I’m not typically one for ‘lists’ or ‘tips’ but given the potential for brand crises engendered by instantaneous & social media, every company, big and small, public and private, needs to know the basics when it comes to handling consumer criticism, negative press, and averting the looming crisis.

[Disclaimer: Ronn Torossian is my boss and the CEO of 5W Public Relations.]

Ronn, well versed in Crisis Communication, brings us the following 5 tips, upon which I’ve expounded a bit, and added one of my own.

  • It can be tempting to immediate respond to negative comments and criticism, but a thought out, well crafted response has a much better chance of mitigating any potential crisis, even if it takes more time than you’d like.
  • If you feel you must respond right away, the best thing to do is to explain, as sincerely as possibly, that your audience’s voices are heard and that remedying whatever issue is plaguing them is the sole focus of your attention at the moment. Details can come later.
  • In today’s world of instant communication and social media, big brands should actively be monitoring ALL media, especially, social platforms & the blogosphere, both for general consumer feedback, and to keep apprised of any potential crisis. Motrin and Domino’s are recent examples of brands that failed in this arena. They had an underdeveloped or no established presence in the social media realm and were thus unable to negate their respective consumers’ concerns before they snowballed into a full-blown PR Crisis.
  • Every business and brand should have a crisis contingency plan. This includes a list of friendly media outlets to contact, a predetermined spokesperson to be the voice of the company, and a clear and succinct message as your bottom line. All employees, receptionists to Senior Vice Presidents, should be apprised of the proper protocol.
  • Choosing the media outlet that serves as your vehicle for response in a crisis can be as important as the actual message you deliver. Some brands are apt for TV, others, print, and still others, online platforms and bloggers. Be cognizant of which outlets have been amicable in the past and with which and whom you have relationships. If bloggers are the ones rioting against your brand, it’s you may be enticed to take your message to them directly, but such a move could end up providing them with more fodder with which to attack you.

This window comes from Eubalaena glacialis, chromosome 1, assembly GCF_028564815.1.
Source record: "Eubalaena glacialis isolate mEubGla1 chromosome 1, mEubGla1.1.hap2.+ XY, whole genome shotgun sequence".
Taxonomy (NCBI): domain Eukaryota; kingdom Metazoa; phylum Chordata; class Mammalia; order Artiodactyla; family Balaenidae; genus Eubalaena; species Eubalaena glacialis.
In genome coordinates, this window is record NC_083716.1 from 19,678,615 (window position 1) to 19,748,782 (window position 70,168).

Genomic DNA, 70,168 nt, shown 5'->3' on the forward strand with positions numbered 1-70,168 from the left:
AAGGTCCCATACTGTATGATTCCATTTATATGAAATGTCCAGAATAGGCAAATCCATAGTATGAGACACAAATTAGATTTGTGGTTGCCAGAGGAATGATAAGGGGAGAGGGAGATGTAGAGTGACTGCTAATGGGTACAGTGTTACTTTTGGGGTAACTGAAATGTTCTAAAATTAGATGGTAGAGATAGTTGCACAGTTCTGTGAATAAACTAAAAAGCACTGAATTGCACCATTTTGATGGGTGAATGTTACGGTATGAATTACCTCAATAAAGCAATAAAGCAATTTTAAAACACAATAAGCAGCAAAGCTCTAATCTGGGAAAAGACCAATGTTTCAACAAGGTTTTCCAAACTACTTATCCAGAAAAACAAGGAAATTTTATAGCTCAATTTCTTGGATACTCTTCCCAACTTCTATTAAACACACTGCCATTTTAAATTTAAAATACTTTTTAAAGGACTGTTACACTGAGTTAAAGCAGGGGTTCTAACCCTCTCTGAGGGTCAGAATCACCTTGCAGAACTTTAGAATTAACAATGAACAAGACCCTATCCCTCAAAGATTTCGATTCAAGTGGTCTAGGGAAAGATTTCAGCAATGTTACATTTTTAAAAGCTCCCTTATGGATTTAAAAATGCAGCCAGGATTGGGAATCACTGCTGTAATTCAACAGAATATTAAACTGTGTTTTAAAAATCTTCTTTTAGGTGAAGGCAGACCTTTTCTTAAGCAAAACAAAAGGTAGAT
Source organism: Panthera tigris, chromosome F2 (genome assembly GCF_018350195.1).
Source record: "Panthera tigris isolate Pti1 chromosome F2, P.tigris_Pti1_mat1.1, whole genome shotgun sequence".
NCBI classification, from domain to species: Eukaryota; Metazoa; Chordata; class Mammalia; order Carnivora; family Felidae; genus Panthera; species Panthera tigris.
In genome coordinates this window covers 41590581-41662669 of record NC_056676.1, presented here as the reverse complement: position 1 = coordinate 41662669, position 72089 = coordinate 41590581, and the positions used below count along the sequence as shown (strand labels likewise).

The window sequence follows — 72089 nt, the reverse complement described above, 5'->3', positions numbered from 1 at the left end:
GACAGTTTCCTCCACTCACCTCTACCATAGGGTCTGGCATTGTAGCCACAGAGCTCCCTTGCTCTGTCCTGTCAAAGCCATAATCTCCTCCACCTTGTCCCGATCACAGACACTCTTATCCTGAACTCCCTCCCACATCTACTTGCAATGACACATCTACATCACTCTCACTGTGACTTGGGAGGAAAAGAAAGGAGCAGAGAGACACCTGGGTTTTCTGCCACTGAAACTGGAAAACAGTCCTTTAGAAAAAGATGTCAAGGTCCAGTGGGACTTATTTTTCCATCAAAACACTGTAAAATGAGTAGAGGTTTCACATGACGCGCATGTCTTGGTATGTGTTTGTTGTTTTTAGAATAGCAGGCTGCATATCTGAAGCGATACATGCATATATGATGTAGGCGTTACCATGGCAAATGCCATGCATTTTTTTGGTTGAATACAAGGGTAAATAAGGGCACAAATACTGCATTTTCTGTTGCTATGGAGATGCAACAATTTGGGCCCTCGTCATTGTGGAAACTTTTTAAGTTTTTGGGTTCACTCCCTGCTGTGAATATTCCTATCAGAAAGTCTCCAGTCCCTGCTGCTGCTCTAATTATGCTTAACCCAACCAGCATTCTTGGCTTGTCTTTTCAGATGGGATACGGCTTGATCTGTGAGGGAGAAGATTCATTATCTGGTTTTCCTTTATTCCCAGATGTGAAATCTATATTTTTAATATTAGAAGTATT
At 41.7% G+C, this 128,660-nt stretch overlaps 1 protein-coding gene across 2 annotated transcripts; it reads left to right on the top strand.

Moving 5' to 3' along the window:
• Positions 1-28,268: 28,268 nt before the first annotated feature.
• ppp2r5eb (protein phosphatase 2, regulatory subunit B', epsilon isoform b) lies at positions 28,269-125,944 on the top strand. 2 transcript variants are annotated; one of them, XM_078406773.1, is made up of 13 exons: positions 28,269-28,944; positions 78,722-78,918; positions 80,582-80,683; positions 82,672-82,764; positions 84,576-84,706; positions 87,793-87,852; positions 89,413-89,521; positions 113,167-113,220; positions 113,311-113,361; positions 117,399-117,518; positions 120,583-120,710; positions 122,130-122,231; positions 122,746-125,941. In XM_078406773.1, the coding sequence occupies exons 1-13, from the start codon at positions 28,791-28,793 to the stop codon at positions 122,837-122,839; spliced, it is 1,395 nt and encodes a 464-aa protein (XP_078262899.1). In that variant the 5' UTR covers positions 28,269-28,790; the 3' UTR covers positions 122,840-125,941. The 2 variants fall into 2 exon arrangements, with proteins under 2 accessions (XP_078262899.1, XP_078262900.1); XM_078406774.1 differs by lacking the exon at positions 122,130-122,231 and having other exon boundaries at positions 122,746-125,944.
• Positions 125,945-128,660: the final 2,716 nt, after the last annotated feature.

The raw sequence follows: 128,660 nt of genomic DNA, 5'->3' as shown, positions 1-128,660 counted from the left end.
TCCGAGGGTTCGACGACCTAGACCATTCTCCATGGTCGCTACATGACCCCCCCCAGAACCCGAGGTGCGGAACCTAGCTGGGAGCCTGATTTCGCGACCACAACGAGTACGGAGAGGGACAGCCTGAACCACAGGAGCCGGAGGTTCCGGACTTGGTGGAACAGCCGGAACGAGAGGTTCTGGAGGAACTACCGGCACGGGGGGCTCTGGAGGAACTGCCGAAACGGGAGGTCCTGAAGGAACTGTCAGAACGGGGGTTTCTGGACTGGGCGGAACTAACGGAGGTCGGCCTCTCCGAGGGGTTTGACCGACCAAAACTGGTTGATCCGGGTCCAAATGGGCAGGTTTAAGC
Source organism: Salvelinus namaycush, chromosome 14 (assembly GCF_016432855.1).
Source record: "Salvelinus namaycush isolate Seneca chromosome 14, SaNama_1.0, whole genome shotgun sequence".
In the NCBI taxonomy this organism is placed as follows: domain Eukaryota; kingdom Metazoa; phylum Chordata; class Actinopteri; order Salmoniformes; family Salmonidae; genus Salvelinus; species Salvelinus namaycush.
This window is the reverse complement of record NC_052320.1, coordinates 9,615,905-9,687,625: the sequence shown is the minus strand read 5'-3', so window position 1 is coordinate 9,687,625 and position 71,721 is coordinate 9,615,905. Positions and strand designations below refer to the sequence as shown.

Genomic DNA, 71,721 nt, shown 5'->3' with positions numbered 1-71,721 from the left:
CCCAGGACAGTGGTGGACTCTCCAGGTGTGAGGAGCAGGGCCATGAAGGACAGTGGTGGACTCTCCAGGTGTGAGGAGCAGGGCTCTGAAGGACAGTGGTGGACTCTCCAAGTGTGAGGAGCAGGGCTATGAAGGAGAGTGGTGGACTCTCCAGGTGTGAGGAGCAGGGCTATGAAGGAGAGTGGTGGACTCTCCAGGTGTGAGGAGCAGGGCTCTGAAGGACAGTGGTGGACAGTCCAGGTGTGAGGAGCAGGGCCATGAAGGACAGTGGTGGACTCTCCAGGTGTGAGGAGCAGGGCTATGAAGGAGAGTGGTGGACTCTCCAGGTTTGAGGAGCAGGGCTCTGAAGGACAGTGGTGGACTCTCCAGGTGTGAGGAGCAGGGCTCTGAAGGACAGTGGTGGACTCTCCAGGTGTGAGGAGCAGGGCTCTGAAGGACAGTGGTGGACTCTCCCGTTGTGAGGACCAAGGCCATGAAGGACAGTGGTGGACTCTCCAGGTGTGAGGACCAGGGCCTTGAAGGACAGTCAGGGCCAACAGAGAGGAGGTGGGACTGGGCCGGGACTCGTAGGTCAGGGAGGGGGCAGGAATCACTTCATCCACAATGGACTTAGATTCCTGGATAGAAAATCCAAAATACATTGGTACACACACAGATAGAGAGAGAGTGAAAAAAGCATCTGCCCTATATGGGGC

• A crisis is not the time for risky maneuvers or innovation. Stick to your principals and remind your consumers and customers why they value your brand in the first place.
Comments
  1. For crisis communication, numerous case studies have proven that it is always best to respond quickly and efficiently. Sometimes, you don’t have time or luxury to think of a well-crafted response. Crisis communication plans are key when it comes to this – you should have messages already printed out for any emergency so that you give the media something. You really should respond within 15 minutes of a crisis. (with at least a two line statement)

    For protocol, the only thing that people not directly involved with the plan (ie. receptionist) should know is who to refer people to. This will help with confusion, keeping statements consistent and making the message clear. Internally, a debriefing should be held so staff knows what is going on after statements have been made.

    A spokesperson should be appointed even when there isn’t a crisis – great point.

    If the bloggers are the ones attacking you, you should respond to them. Don’t ignore them – they will just blast you more.

    Just some thoughts. Good post.

    -L

  2. Jeremy says:

    I think your point about knowing who your friends are and having tools in place to contact them fast is really key. Since you’ll probably have a team managing your crisis communications efforts, your relationship information (contact info, recent communications) shouldn’t exist just in one person’s head.

  3. S. says:

    As Lauren mentioned, I believe the second bullet should be standard practice and not just in case an organization feels the need to respond right away. You should always be responding right away with a sincere assurance that you are addressing the problem – and as you stated – the details (and that well thought out and crafted response) can come later. In a PR crisis, silence speaks much louder than words.

    Again, Lauren nailed it on the head. Choosing the right media outlets to leverage during a crisis is smart, but if one medium has been harder on you int he past than others, avoiding them is more fuel for their fire. In fact, regularly avoiding them outside of crisis situations can be fueling their rants as well.

    Big brands should definitely be monitoring all forms of media, you’re right. Probably the easiest way for crisis situations to be contained or even avoided in the first place.

    S.

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